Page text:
Content originally appeared in Stanford Business magazine in Fall 1980.
The Stanford GSB community boasts thousands of world class managers — 12,000 to be precise. But some may be surprised to know how many athletic champions have passed through Stanford GSB portals.
We were curious and in our curiosity queried class secretaries, admissions officers, and others to find out. We discovered 17 alumni and one student who would qualify as athletic champions by anyone’s definition. There are others, some of whom did not wish to be mentioned, and others whom we might have overlooked in such an imperfect search.
If we have omitted you or a classmate, husband or wife, please know that we tried, that we regret the omission and would love to hear from you. One alumnus was the subject of a Time magazine cover story in 1932. Another was “Rookie of the Year” in big league baseball in 1954; if you were born about the end of World War II, you might have his picture in your old bubble gum baseball card collection. And, if you watch professional football regularly, you might have seen another alumnus grappling with defensive linemen as an all-star with the Dallas Cowboys. Where are they now, these 18 people?
“Blazin’ Ben” Eastman, MBA ’35, Olympic Track Star
Perhaps the best known Stanford GSB alumnus athlete is Benjamin Bangs Eastman, MBA ’35, who has been referred to as the greatest middle-distance runner of his time. “Blazin’ Ben,” as he was called on the Farm, set six individual world records in his heyday — 440 yards, 400 meters, 880 yards, 800 meters, 500 yards, 600 yards, and anchored a four-man Stanford relay team to a world record. His achievements brought him to the cover of the July 11, 1932 issue of Time. In a profile in which his running style and training methods, as well as his track achievements, were described, Time said of him, “If U.S. track coaches had been trying to pick an Olympic team last week, there was one name which they surely would have chosen — Benjamin Bangs Eastman.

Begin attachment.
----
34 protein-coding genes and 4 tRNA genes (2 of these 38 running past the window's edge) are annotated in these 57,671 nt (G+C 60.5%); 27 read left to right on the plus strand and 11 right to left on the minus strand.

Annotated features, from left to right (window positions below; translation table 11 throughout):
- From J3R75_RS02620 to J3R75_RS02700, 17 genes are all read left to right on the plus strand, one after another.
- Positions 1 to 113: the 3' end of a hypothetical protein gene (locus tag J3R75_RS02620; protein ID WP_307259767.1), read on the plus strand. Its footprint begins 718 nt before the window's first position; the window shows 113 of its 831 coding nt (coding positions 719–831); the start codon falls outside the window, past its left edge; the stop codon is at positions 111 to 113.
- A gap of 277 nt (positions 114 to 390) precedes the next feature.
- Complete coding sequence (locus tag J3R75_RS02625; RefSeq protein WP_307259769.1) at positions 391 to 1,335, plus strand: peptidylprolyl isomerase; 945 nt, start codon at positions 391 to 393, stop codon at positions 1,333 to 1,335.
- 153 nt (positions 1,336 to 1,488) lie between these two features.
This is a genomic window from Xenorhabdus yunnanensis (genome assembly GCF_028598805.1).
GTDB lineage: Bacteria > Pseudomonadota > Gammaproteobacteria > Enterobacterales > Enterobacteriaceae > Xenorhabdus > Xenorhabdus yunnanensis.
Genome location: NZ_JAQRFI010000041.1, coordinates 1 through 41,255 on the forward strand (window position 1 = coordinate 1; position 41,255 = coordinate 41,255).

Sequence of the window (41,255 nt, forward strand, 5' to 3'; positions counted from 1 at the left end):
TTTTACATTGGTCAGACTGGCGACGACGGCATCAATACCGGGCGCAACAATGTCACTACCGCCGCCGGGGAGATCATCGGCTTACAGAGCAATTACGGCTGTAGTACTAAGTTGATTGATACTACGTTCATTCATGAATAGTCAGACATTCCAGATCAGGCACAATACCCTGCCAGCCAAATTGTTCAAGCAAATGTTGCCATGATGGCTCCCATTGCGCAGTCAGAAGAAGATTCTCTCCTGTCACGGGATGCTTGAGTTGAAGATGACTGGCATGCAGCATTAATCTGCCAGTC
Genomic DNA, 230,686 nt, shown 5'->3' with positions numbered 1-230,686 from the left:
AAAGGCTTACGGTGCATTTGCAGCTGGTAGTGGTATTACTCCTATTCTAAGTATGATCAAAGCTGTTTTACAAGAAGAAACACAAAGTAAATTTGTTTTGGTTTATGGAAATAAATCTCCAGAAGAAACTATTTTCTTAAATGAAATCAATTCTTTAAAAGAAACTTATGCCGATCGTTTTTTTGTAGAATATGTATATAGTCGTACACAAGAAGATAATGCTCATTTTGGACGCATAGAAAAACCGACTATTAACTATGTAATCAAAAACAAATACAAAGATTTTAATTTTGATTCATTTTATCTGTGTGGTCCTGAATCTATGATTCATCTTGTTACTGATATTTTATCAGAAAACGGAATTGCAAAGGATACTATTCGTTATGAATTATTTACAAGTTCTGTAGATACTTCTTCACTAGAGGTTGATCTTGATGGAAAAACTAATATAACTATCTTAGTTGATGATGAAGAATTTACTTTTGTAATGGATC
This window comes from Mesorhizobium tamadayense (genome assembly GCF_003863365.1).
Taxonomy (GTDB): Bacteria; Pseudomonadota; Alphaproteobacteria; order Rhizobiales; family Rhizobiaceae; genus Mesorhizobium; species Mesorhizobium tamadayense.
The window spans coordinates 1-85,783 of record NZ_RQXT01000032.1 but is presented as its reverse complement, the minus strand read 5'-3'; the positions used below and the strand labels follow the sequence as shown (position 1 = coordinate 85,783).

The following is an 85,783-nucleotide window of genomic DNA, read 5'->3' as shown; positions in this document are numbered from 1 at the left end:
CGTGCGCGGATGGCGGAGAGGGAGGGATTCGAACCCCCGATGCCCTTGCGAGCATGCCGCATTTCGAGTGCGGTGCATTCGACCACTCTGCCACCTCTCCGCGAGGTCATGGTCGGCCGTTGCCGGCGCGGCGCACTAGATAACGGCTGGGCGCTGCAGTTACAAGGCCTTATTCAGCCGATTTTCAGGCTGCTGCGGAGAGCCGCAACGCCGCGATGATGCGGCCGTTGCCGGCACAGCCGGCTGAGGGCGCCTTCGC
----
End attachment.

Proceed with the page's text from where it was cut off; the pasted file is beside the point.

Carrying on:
“At the 1932 Olympic Games, Eastman, while hampered with a sinus infection, still managed to garner a silver medal in the 400-meter event. Eastman’s Stanford records held up well under the test of time: his 46.4 seconds for the 440-yard dash has yet to be broken after forty-eight years; and his records for the 400-meter dash and the 880-yard run, established in 1932, were not bested until 1977 and 1958 respectively. Today, Ben Eastman owns an orchard in Rogers Mesa, Colorado, where he has been for the last twenty years. In addition to “raising apples and a few other tree fruits,” he is currently chairman of the Colorado State Agriculture Commission, a body he has been a member of for the past five years. And he is still winning trophies. In 1972 he was recipient of the “apple award” given by the Western Colorado Horticultural Society and the American Pomological Society for his work in fruit growing. Those who knew him in an earlier day might like to know that he has lost none of his modesty. The living room of his picturesque farmhouse is not lined with medals and trophies, but with books and paintings. “I should have all that stuff together, but I don’t,” says the former track champion. “I don’t really know how many medals I won or where they are.”
Frank Booth, MBA ’34, Olympic Swimmer